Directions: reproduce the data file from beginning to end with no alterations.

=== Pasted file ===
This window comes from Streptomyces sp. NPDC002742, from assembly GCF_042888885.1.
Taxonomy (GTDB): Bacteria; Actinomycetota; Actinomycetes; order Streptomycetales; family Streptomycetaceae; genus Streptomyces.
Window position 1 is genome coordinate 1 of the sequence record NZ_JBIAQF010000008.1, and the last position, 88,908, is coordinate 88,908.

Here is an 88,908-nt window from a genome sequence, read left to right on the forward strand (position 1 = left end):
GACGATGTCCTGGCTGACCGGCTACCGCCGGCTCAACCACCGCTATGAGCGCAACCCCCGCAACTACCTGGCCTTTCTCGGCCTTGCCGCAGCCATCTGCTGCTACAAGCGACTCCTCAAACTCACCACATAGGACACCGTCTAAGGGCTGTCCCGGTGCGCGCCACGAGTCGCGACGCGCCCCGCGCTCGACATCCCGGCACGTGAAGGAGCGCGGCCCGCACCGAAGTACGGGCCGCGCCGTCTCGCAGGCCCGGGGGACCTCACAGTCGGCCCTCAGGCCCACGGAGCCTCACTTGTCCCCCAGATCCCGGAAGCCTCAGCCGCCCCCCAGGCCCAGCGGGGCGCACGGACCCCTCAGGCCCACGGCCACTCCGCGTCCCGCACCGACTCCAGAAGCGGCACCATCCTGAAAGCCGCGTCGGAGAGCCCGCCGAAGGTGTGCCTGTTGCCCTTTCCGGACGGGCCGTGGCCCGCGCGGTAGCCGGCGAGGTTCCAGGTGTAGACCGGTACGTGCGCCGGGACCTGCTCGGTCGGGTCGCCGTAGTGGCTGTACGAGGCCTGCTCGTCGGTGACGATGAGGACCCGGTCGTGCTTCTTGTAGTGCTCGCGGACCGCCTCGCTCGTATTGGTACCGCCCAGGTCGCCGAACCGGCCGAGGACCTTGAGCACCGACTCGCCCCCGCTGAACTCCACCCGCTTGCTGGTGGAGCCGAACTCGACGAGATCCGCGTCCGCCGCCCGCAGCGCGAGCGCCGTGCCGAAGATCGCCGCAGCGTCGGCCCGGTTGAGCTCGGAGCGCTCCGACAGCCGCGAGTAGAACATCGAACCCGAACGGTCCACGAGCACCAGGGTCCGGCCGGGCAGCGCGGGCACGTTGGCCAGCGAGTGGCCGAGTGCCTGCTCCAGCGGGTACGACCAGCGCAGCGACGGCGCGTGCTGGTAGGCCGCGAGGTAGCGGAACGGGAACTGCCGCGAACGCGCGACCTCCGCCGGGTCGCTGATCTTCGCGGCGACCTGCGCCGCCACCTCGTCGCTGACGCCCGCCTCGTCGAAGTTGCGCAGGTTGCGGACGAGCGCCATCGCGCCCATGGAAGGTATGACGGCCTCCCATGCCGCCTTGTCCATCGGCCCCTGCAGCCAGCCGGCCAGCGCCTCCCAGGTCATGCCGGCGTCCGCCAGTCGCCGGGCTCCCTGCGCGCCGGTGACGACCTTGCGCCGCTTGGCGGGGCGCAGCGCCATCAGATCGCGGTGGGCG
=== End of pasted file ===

This window comes from Streptomyces sp. NPDC002742, from assembly GCF_042888885.1.
Taxonomy (GTDB): Bacteria; Actinomycetota; Actinomycetes; order Streptomycetales; family Streptomycetaceae; genus Streptomyces.
Window position 1 is genome coordinate 1 of the sequence record NZ_JBIAQF010000008.1, and the last position, 88,908, is coordinate 88,908.

Here is an 88,908-nt window from a genome sequence, read left to right on the forward strand (position 1 = left end):
GACGATGTCCTGGCTGACCGGCTACCGCCGGCTCAACCACCGCTATGAGCGCAACCCCCGCAACTACCTGGCCTTTCTCGGCCTTGCCGCAGCCATCTGCTGCTACAAGCGACTCCTCAAACTCACCACATAGGACACCGTCTAAGGGCTGTCCCGGTGCGCGCCACGAGTCGCGACGCGCCCCGCGCTCGACATCCCGGCACGTGAAGGAGCGCGGCCCGCACCGAAGTACGGGCCGCGCCGTCTCGCAGGCCCGGGGGACCTCACAGTCGGCCCTCAGGCCCACGGAGCCTCACTTGTCCCCCAGATCCCGGAAGCCTCAGCCGCCCCCCAGGCCCAGCGGGGCGCACGGACCCCTCAGGCCCACGGCCACTCCGCGTCCCGCACCGACTCCAGAAGCGGCACCATCCTGAAAGCCGCGTCGGAGAGCCCGCCGAAGGTGTGCCTGTTGCCCTTTCCGGACGGGCCGTGGCCCGCGCGGTAGCCGGCGAGGTTCCAGGTGTAGACCGGTACGTGCGCCGGGACCTGCTCGGTCGGGTCGCCGTAGTGGCTGTACGAGGCCTGCTCGTCGGTGACGATGAGGACCCGGTCGTGCTTCTTGTAGTGCTCGCGGACCGCCTCGCTCGTATTGGTACCGCCCAGGTCGCCGAACCGGCCGAGGACCTTGAGCACCGACTCGCCCCCGCTGAACTCCACCCGCTTGCTGGTGGAGCCGAACTCGACGAGATCCGCGTCCGCCGCCCGCAGCGCGAGCGCCGTGCCGAAGATCGCCGCAGCGTCGGCCCGGTTGAGCTCGGAGCGCTCCGACAGCCGCGAGTAGAACATCGAACCCGAACGGTCCACGAGCACCAGGGTCCGGCCGGGCAGCGCGGGCACGTTGGCCAGCGAGTGGCCGAGTGCCTGCTCCAGCGGGTACGACCAGCGCAGCGACGGCGCGTGCTGGTAGGCCGCGAGGTAGCGGAACGGGAACTGCCGCGAACGCGCGACCTCCGCCGGGTCGCTGATCTTCGCGGCGACCTGCGCCGCCACCTCGTCGCTGACGCCCGCCTCGTCGAAGTTGCGCAGGTTGCGGACGAGCGCCATCGCGCCCATGGAAGGTATGACGGCCTCCCATGCCGCCTTGTCCATCGGCCCCTGCAGCCAGCCGGCCAGCGCCTCCCAGGTCATGCCGGCGTCCGCCAGTCGCCGGGCTCCCTGCGCGCCGGTGACGACCTTGCGCCGCTTGGCGGGGCGCAGCGCCATCAGATCGCGGTGGGCG